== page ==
HERE AT Destiny Payroll Services, LLC we are dedicated to you and all your unique Payroll needs.With over 10 years of hands-on, progressive payroll and regulatory reporting experience, you can count on us to relieve you of having to navigate the ever- changing world of payroll regulations, so you can get back to doing what you do best- running your Business! Call or email us today for a free, no obligation quote. No businessis too small. www .destinypayrollservices.com Info@ destinypayrollservices.com 213-309-2048
In Home Care:
Exceptional in home care for the home bound due to mental and/ or physical conditions. Four sisters and four daughters work together to provide up to 24 hour service. We have been in business since 2005, providing personal care and companionship. We take great pride in our work and care about our clients. Bonded and licensed. Call Maria Olivas 505-316-3714. www.olivassisters.com
CASEY’S TOP HAT CHIMNEY SWEEPS is committed to protecting your home. Creosote build-up in a fireplace or lint build-up in a dryer vent reduces efficiency and can pose a fire hazard. Save $10 with this ad. 989-5775 Expires 8/31.
CLASSES BEGINNER’S PIANO LESSONS, Ages 6 and up. $35 per hour. From fundamentals to fun! 505-983-4684
CLEANING A+ Cleaning
Homes, Office Apartments, post construction, windows. House and Pet sitting. References available, $15 per hour. Julia, 505-204-1677.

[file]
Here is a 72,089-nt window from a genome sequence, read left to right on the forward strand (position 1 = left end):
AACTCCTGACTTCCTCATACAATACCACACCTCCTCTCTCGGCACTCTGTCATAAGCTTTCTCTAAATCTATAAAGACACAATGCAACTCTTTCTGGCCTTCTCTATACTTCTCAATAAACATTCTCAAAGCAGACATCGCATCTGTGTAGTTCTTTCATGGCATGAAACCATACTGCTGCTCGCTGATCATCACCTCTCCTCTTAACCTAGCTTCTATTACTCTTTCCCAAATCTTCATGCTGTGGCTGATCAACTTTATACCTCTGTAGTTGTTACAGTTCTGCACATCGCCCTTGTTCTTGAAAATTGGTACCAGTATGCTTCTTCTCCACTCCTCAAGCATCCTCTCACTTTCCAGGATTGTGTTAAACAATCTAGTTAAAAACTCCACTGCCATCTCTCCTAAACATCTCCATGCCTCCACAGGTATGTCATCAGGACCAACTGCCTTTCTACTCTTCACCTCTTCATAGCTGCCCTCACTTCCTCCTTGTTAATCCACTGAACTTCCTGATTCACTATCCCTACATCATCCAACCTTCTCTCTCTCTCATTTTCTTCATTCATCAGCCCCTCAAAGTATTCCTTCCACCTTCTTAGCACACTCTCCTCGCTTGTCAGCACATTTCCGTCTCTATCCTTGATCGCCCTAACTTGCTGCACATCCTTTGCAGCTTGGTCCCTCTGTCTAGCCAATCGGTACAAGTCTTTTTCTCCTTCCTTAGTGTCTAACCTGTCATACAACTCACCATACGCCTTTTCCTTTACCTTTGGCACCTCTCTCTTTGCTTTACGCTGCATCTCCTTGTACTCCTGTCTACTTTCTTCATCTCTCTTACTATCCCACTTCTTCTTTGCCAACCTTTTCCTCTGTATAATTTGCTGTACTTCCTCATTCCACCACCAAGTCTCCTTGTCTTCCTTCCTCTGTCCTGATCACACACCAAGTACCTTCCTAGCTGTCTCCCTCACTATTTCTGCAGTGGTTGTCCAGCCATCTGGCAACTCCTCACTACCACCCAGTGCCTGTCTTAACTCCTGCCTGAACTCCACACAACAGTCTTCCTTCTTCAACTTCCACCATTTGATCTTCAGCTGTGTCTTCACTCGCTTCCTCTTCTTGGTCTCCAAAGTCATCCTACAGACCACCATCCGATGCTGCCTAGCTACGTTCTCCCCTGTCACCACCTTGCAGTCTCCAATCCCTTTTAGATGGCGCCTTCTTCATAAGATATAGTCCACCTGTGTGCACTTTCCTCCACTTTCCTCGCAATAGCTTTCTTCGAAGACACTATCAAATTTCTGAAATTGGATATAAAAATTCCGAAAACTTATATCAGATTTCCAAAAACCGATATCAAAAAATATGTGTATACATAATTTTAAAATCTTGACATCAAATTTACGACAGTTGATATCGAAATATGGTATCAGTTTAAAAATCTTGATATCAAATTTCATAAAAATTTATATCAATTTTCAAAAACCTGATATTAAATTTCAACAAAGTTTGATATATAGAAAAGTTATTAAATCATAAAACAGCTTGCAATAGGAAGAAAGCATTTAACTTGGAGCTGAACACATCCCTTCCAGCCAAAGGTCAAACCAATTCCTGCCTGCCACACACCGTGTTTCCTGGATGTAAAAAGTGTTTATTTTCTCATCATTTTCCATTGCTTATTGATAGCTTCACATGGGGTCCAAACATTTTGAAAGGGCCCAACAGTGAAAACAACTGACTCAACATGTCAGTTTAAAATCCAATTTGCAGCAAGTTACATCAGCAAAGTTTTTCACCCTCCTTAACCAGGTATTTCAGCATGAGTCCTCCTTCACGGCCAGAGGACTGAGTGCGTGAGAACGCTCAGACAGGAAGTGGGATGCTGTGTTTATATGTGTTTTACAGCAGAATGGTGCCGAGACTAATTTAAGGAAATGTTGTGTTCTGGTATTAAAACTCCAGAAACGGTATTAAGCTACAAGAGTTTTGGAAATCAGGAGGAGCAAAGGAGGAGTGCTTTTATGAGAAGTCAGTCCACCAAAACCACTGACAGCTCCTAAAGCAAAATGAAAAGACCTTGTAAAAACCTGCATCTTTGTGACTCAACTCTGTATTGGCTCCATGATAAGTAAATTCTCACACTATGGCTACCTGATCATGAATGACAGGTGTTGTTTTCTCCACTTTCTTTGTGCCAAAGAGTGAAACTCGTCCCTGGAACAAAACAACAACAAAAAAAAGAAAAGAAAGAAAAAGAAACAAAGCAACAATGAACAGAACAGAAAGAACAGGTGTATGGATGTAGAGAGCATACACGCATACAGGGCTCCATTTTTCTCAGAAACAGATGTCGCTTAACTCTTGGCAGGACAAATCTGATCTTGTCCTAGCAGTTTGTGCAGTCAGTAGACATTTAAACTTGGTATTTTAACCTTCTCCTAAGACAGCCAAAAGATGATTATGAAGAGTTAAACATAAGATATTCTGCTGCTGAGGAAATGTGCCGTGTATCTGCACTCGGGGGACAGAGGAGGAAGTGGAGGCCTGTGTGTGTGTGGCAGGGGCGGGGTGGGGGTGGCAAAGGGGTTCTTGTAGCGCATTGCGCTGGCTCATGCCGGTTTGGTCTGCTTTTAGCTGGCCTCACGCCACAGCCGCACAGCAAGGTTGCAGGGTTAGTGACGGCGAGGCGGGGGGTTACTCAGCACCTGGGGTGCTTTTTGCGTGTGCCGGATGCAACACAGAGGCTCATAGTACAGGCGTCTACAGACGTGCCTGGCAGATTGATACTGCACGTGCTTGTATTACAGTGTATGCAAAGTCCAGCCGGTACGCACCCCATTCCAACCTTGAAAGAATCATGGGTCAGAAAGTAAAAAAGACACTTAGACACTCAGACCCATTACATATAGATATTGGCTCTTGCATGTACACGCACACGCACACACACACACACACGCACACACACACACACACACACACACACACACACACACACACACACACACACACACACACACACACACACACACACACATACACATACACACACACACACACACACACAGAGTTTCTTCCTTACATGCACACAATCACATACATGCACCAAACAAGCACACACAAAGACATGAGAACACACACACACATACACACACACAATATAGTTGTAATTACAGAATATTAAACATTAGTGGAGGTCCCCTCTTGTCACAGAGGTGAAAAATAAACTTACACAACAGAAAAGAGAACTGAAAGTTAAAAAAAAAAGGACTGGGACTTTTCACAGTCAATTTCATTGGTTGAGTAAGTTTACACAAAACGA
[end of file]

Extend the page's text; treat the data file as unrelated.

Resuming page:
CLEAN HOUSES IN AND OUT
Windows, carpets and offices. Own equipment. $18 an hour. Silvia, 505-920-4138.
Handyman, Landscaping, FREE estimates, Bernie, 505-316-6449.
Tree removal, yard Cleaning, haul trash, Help around your house. Call Daniel, 505-690-0580.
MOVERS Aardvark DISCOUNT M O VERS serving our customers with oldfashioned respect and care since 1976. John, 505-473-4881.
TRINO’S AFFORDABLE Construction all phases of construction, and home repairs. Licensed. 505-920-7583
PASO DEL N O RTE. Home, Offices: Load & Unload. Honest, Friendly & Reliable. Weekends, 505-3165380.
ARTIFICIAL TURF. High quality, remnants at a fraction of the cost. Ideal for large or small areas. Call, 505-471-8931 for more information.
PLUMBING & HEATING SERVICE & REPAIR COMMERCIAL & RESIDENTIAL NEW CONSTRUCTION & REMODEL
COTTONWOOD LANDSCAPING - Full Landscaping Designs, Rock, Trees, Boulders, Brick, Flagstone. FREE ESTIMATES, 15% OFF ALL SUMMER LONG! 505-907-2600, 505-990-0955.
ACME MECHANICAL Plumbing & Heating Contractor Owned and Operated Since 1994
Experienced for 35 Years Licensed, Bonded, and Insured NM State contractor lic# 057141 Phone: 505-670-2012 firstname.lastname@example.org *Mention this ad and get 15% OFF!